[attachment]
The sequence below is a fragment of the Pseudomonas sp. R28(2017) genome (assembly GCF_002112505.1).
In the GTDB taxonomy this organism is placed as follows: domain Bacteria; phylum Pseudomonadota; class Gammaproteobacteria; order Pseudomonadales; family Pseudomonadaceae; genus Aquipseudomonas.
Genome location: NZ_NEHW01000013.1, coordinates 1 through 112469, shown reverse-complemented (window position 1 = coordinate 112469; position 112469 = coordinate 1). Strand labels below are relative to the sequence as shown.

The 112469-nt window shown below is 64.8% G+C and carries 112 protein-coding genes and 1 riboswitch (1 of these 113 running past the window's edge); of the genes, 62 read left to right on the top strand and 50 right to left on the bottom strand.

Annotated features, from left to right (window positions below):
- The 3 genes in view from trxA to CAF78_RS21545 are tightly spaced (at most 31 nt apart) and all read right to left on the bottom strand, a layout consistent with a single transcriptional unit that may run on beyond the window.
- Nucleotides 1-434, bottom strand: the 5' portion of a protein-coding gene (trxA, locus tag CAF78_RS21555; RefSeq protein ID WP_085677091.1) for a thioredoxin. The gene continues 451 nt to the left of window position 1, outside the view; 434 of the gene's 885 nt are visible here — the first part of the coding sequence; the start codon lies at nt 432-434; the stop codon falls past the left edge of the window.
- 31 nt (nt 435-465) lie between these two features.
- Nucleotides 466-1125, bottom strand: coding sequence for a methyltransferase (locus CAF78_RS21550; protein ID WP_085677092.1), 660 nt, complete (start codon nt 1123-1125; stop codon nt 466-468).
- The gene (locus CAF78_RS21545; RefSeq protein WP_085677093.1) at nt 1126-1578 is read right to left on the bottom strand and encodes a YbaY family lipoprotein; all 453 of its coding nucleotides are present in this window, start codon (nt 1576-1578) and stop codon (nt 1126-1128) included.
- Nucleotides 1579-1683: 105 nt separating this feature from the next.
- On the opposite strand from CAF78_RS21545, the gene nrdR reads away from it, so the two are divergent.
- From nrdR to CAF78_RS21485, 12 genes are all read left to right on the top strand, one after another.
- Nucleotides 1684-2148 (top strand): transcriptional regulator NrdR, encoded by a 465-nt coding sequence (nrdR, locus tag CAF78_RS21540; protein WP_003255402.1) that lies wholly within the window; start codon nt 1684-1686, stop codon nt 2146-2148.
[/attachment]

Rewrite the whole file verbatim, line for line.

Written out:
The sequence below is a fragment of the Pseudomonas sp. R28(2017) genome (assembly GCF_002112505.1).
In the GTDB taxonomy this organism is placed as follows: domain Bacteria; phylum Pseudomonadota; class Gammaproteobacteria; order Pseudomonadales; family Pseudomonadaceae; genus Aquipseudomonas.
Genome location: NZ_NEHW01000013.1, coordinates 1 through 112469, shown reverse-complemented (window position 1 = coordinate 112469; position 112469 = coordinate 1). Strand labels below are relative to the sequence as shown.

The 112469-nt window shown below is 64.8% G+C and carries 112 protein-coding genes and 1 riboswitch (1 of these 113 running past the window's edge); of the genes, 62 read left to right on the top strand and 50 right to left on the bottom strand.

Annotated features, from left to right (window positions below):
- The 3 genes in view from trxA to CAF78_RS21545 are tightly spaced (at most 31 nt apart) and all read right to left on the bottom strand, a layout consistent with a single transcriptional unit that may run on beyond the window.
- Nucleotides 1-434, bottom strand: the 5' portion of a protein-coding gene (trxA, locus tag CAF78_RS21555; RefSeq protein ID WP_085677091.1) for a thioredoxin. The gene continues 451 nt to the left of window position 1, outside the view; 434 of the gene's 885 nt are visible here — the first part of the coding sequence; the start codon lies at nt 432-434; the stop codon falls past the left edge of the window.
- 31 nt (nt 435-465) lie between these two features.
- Nucleotides 466-1125, bottom strand: coding sequence for a methyltransferase (locus CAF78_RS21550; protein ID WP_085677092.1), 660 nt, complete (start codon nt 1123-1125; stop codon nt 466-468).
- The gene (locus CAF78_RS21545; RefSeq protein WP_085677093.1) at nt 1126-1578 is read right to left on the bottom strand and encodes a YbaY family lipoprotein; all 453 of its coding nucleotides are present in this window, start codon (nt 1576-1578) and stop codon (nt 1126-1128) included.
- Nucleotides 1579-1683: 105 nt separating this feature from the next.
- On the opposite strand from CAF78_RS21545, the gene nrdR reads away from it, so the two are divergent.
- From nrdR to CAF78_RS21485, 12 genes are all read left to right on the top strand, one after another.
- Nucleotides 1684-2148 (top strand): transcriptional regulator NrdR, encoded by a 465-nt coding sequence (nrdR, locus tag CAF78_RS21540; protein WP_003255402.1) that lies wholly within the window; start codon nt 1684-1686, stop codon nt 2146-2148.